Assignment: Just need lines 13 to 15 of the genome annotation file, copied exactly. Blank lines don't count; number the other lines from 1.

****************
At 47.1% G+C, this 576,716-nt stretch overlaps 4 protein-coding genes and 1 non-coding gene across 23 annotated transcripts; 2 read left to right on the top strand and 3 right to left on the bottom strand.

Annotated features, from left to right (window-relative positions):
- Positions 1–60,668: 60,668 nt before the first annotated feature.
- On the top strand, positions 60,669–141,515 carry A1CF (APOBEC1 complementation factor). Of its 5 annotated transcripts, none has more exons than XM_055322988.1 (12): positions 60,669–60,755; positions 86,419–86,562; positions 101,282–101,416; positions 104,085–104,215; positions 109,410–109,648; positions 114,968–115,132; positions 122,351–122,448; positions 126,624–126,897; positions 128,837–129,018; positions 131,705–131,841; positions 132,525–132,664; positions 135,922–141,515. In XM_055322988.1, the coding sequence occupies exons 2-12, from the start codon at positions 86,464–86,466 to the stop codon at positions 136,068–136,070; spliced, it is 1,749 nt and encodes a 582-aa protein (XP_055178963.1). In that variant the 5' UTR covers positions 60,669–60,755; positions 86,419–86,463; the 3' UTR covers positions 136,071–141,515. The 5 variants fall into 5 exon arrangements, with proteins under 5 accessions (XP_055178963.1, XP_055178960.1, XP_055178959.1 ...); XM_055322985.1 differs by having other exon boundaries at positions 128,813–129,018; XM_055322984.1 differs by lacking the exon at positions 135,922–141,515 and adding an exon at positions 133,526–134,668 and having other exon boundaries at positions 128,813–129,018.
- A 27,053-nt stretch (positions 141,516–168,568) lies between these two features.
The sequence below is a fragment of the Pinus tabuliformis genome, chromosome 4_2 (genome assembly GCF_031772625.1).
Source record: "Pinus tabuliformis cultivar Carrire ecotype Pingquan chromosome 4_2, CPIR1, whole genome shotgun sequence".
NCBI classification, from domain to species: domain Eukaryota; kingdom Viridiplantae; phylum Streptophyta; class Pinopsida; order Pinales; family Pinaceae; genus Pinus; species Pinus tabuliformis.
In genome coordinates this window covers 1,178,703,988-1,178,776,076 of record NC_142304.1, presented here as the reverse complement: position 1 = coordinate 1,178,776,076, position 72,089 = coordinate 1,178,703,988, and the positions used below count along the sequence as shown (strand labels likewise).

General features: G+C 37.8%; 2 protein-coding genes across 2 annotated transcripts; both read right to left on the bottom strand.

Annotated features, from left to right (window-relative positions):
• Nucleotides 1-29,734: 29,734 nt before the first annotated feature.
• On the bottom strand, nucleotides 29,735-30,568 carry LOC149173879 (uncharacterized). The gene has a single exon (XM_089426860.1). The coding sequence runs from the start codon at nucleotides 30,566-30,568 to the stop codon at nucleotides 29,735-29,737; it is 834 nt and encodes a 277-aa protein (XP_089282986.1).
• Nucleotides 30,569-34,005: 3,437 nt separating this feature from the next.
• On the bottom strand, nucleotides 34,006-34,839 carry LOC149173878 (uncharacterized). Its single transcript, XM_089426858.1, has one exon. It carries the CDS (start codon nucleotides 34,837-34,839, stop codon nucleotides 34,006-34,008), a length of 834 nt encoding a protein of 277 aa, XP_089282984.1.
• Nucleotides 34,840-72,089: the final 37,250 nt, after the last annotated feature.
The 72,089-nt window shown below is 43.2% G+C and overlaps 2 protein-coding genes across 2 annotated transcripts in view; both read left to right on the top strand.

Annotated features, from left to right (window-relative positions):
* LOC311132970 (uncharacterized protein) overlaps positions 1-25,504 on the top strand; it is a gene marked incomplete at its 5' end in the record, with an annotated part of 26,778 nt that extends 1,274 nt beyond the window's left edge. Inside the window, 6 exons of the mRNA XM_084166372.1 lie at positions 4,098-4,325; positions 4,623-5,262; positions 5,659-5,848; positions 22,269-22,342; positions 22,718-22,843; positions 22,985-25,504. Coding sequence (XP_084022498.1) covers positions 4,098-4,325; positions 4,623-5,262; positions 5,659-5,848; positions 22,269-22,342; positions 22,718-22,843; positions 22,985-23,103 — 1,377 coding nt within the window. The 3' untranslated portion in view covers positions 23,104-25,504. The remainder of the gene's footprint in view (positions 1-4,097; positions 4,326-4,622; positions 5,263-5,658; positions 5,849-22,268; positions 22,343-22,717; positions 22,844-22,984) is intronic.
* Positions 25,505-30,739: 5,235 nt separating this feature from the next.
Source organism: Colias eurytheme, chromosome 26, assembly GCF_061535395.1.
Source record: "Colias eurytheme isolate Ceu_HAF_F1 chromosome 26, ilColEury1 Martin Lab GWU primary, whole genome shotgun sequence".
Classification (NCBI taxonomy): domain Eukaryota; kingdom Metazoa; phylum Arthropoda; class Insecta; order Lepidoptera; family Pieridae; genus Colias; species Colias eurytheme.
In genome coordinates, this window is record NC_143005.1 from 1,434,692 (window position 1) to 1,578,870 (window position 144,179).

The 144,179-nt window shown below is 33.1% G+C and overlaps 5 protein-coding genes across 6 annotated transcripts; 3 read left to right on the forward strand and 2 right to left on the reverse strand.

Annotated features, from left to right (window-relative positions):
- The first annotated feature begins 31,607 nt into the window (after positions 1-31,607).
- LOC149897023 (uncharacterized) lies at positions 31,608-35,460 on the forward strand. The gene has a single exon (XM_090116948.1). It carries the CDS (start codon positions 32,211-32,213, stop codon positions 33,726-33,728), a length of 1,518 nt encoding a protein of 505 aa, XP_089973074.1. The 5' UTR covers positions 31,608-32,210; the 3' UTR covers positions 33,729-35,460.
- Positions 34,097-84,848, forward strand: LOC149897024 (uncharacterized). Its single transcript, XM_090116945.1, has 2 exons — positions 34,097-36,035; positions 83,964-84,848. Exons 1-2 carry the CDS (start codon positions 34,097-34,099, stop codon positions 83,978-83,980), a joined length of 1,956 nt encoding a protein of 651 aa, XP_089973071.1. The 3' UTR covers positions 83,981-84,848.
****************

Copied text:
• On the bottom strand, nucleotides 29,735-30,568 carry LOC149173879 (uncharacterized). The gene has a single exon (XM_089426860.1). The coding sequence runs from the start codon at nucleotides 30,566-30,568 to the stop codon at nucleotides 29,735-29,737; it is 834 nt and encodes a 277-aa protein (XP_089282986.1).
• Nucleotides 30,569-34,005: 3,437 nt separating this feature from the next.
• On the bottom strand, nucleotides 34,006-34,839 carry LOC149173878 (uncharacterized). Its single transcript, XM_089426858.1, has one exon. It carries the CDS (start codon nucleotides 34,837-34,839, stop codon nucleotides 34,006-34,008), a length of 834 nt encoding a protein of 277 aa, XP_089282984.1.